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STEM Principles and Sustaining Water Resources in the Truckee Meadows

By Laine Christman, Resource Economist and Conservation Supervisor for Truckee Meadows Water Authority. Laine Christman holds a B.A. in Environmental Policy Analysis and a M.S. in Resource Economics from the University of Nevada, Reno.

 

While most of the Earth is covered in water, fresh, drinkable water is relatively rare (only about 0.05 percent is potable). Here in the Truckee Meadows region of Northern Nevada, most of our drinking water arrives as snowfall in the Sierra Nevada mountains. As the snowpack melts, the runoff flows down into lakes and streams and ends up in the Truckee River where a portion is diverted, treated and delivered to local homes and businesses.

 

As a resource economist and supervisor of the Conservation Department at Truckee Meadows Water Authority (TMWA), my job is to help ensure our local water resources are sustainable over time. And, because the way people use water can dramatically impact its long-term availability, a large part of my work focuses on educating our customers about making the most of this precious resource. Teaching people how to conserve water is very rewarding because, at the end of the day I know I am making a positive difference in my community.

 

How can STEM principles help sustain water resources?

 

Science, technology, engineering, and math form the backbone of how TMWA manages our water resources and ensures they will be available for future generations. A scientific understanding of the physical process by which water moves through the watershed is essential to meeting the community’s water needs over the long term. Questions like “How much water will be produced from this year’s snowpack?” and “How much water do we expect will flow down the Truckee River this year?” and “Are we entering a drought period?” can all be answered by using hydrologic principles to model both short and long-term water availability. And engineering is required to design, build and maintain the infrastructure needed to deliver treated water to customers.

 

But that’s only part of the equation. Once we gain an understanding of how much water we have available to deliver to customers, we must then investigate how that water is being used by our customers. To do this, I rely on technology. I gather millions of data points on monthly water consumption from over 124,000 water meters throughout the Truckee Meadows. These meters track water consumed by households and businesses (much like an odometer measures the miles driven in a car). I analyze the data by writing programs in a software package called Stata that compiles the information, analyzes it, and exports the results to Microsoft Excel or other applications for further review and reporting.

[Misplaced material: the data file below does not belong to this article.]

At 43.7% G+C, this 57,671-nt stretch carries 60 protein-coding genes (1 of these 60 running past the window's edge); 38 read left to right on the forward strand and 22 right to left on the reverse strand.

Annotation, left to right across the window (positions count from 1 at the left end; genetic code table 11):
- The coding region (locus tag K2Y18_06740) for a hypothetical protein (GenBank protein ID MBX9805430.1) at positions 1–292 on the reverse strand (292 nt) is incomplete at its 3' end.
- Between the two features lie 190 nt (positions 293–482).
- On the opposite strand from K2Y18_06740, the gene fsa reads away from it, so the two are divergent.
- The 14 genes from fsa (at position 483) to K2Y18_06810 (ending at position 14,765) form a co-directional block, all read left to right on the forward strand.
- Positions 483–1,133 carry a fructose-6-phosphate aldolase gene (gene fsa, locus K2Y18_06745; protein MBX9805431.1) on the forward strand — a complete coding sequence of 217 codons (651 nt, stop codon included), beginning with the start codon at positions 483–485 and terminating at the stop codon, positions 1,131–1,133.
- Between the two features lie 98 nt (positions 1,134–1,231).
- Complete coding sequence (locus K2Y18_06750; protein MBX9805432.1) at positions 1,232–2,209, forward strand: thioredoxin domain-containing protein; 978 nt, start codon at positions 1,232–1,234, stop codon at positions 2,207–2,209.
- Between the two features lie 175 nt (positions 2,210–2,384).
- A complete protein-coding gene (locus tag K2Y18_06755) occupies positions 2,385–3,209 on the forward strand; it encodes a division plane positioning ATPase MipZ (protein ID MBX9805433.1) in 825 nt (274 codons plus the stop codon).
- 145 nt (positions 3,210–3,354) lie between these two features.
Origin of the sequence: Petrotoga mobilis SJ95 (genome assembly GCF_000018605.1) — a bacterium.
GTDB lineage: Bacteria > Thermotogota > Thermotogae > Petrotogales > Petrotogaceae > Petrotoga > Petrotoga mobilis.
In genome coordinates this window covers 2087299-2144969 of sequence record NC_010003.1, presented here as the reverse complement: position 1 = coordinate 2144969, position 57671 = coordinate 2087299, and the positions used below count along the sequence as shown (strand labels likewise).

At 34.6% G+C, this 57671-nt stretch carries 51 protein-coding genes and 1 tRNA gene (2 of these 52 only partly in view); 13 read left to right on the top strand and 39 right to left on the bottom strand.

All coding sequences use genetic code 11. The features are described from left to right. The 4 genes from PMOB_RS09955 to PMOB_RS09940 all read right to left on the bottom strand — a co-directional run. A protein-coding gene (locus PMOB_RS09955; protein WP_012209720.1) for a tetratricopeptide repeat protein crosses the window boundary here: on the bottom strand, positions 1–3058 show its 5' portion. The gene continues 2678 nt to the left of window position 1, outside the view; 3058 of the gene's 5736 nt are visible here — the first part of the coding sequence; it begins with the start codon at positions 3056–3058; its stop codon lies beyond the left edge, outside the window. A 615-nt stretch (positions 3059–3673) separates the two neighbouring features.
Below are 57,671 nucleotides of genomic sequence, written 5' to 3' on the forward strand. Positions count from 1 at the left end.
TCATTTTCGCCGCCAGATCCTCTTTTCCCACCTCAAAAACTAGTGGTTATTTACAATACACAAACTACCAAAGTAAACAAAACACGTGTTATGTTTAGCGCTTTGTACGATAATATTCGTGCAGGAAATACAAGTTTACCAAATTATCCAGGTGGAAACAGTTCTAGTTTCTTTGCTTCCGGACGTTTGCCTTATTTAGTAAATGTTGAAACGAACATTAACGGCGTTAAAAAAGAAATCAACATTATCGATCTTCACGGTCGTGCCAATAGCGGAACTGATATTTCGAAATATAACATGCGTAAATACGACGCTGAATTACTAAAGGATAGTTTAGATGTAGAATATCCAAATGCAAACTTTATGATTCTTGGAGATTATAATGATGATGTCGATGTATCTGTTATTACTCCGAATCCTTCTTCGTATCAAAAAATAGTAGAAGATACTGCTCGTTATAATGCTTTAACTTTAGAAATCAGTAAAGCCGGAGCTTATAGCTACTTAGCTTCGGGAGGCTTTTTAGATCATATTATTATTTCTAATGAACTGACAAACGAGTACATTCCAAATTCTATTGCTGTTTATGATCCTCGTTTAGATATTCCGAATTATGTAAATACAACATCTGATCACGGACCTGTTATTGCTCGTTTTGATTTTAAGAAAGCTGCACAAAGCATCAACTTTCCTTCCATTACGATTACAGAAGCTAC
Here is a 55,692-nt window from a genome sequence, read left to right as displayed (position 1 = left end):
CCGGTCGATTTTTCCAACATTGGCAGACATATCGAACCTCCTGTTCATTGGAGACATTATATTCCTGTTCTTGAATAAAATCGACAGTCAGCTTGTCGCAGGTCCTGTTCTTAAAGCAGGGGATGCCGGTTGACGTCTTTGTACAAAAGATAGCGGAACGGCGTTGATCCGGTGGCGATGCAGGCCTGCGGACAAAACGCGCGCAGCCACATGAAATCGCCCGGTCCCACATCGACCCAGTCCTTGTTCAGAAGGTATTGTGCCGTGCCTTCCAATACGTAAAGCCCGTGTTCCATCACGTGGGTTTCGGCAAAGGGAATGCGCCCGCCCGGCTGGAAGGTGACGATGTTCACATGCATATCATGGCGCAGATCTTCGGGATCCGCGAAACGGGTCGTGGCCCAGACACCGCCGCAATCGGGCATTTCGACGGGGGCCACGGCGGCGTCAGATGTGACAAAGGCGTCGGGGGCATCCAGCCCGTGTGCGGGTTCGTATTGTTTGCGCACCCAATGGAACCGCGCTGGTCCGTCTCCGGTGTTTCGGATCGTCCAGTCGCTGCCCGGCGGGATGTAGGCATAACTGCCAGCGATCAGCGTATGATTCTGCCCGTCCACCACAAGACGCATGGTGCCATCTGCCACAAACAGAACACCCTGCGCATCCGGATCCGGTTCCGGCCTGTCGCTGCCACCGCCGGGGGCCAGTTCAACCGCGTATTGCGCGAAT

Using mathematical methods within the software, I can use the data to paint a detailed picture of how water is being used and what opportunities may exist for improving efficiency and reducing waste. The data show how much water TMWA customers have used in the past as well as water consumption patterns over the course of the year. For example, people use four to five times more water in the summer than in the winter months. Water usage increases when people begin to irrigate their turf-grass and landscaping during the warmer months. Using statistics, I can calculate average water usage by various customers such as single-family households or commercial customers. Those statistical measures allow me to better understand customers’ behaviors. For example, I can investigate how average water usage changes over time. I use this information to implement conservation programs that educate people on how to use water more efficiently and waste less water in their daily lives. I can also use this information to predict how much water will be needed in the future to serve a growing population. This ensures water in the Truckee Meadows is sustainable now and for years to come.

 

Are you interested in a career in resource economics?

If you feel this field is something you are interested in, please click the links below to learn more about applied research related to natural resources and local education opportunities.

University of Nevada, Reno – Economics, Society and Natural Resources has information on economic research applied to a wide range of natural resources including water resources.

University of Nevada Cooperative Extension – Natural Resource Program has a lot of great information on programs designed to educate people on various natural resource and water-related issues within Nevada.

 

Do you want to learn more about water conservation?

Follow the links below to learn more about where our water comes from and how to conserve water in your daily life.

Truckee Meadows Water Authority’s Conservation website discusses the importance of water conservation in the Truckee Meadows and hosts all sorts of links to conservation programs.

Check out TMWA’s Smart About Water website for cool facts and stats about water and how we use it.

The Environmental Protection Agency’s WaterSense website provides information on water-efficient fixtures, how people can use water efficiently and has great resources for educators and students alike.